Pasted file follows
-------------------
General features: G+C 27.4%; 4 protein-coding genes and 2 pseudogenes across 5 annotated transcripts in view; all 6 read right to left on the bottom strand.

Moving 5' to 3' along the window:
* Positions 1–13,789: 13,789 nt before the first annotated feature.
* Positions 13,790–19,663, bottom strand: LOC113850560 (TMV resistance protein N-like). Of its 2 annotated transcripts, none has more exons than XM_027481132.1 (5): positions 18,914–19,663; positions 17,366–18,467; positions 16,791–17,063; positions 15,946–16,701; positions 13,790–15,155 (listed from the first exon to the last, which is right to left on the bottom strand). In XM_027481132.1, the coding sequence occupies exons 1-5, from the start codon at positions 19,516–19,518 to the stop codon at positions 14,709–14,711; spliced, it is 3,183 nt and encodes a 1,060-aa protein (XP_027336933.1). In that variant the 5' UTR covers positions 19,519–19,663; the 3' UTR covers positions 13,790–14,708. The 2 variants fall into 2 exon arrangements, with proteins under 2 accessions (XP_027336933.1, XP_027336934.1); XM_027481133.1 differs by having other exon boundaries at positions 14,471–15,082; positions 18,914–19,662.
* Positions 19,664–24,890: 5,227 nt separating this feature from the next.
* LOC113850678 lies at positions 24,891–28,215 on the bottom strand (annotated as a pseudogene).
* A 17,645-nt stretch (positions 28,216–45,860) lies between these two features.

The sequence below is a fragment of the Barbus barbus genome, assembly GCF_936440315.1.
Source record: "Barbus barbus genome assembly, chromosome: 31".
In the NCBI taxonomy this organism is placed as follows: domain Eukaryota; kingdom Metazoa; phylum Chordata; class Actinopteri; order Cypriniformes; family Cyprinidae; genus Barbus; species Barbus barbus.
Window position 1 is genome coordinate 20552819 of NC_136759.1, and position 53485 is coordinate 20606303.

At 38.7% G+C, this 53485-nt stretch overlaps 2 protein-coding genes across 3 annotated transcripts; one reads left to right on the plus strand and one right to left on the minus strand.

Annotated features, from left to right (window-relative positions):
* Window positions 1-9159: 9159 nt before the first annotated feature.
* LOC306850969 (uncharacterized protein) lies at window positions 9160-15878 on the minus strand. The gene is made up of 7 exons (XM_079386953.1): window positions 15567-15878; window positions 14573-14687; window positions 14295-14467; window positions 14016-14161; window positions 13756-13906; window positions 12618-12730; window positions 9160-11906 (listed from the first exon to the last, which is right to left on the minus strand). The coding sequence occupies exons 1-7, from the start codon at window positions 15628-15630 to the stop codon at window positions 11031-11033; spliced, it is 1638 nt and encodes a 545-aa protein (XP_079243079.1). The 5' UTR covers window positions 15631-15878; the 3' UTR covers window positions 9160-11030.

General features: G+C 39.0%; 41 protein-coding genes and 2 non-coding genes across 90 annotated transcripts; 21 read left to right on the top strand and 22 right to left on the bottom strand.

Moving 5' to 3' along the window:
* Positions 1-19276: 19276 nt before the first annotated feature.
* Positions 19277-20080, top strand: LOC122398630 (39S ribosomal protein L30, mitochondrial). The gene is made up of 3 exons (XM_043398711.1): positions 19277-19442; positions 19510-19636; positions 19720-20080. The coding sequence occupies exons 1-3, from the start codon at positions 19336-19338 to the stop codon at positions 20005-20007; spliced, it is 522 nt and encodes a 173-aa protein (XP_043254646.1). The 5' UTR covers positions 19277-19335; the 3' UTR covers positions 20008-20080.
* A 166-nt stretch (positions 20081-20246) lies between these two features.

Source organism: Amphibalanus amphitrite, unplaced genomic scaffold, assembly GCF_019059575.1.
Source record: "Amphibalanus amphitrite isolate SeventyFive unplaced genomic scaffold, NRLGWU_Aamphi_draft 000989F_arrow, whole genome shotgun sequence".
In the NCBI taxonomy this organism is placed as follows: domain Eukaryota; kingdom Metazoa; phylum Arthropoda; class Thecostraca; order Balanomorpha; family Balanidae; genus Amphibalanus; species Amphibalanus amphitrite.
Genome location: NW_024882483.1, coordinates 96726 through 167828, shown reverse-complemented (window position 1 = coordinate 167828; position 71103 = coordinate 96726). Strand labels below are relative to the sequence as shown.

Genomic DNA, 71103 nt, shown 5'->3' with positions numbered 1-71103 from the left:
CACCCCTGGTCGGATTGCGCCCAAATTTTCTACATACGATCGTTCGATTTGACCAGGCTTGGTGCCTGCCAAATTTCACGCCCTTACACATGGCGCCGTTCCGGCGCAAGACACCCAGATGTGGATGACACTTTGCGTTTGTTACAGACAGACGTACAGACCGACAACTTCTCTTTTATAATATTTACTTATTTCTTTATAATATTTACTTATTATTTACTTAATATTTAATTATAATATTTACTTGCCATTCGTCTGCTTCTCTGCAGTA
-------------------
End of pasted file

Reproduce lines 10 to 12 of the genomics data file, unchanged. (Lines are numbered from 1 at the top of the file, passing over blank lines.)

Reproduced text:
In the NCBI taxonomy this organism is placed as follows: domain Eukaryota; kingdom Metazoa; phylum Chordata; class Actinopteri; order Cypriniformes; family Cyprinidae; genus Barbus; species Barbus barbus.
Window position 1 is genome coordinate 20552819 of NC_136759.1, and position 53485 is coordinate 20606303.

At 38.7% G+C, this 53485-nt stretch overlaps 2 protein-coding genes across 3 annotated transcripts; one reads left to right on the plus strand and one right to left on the minus strand.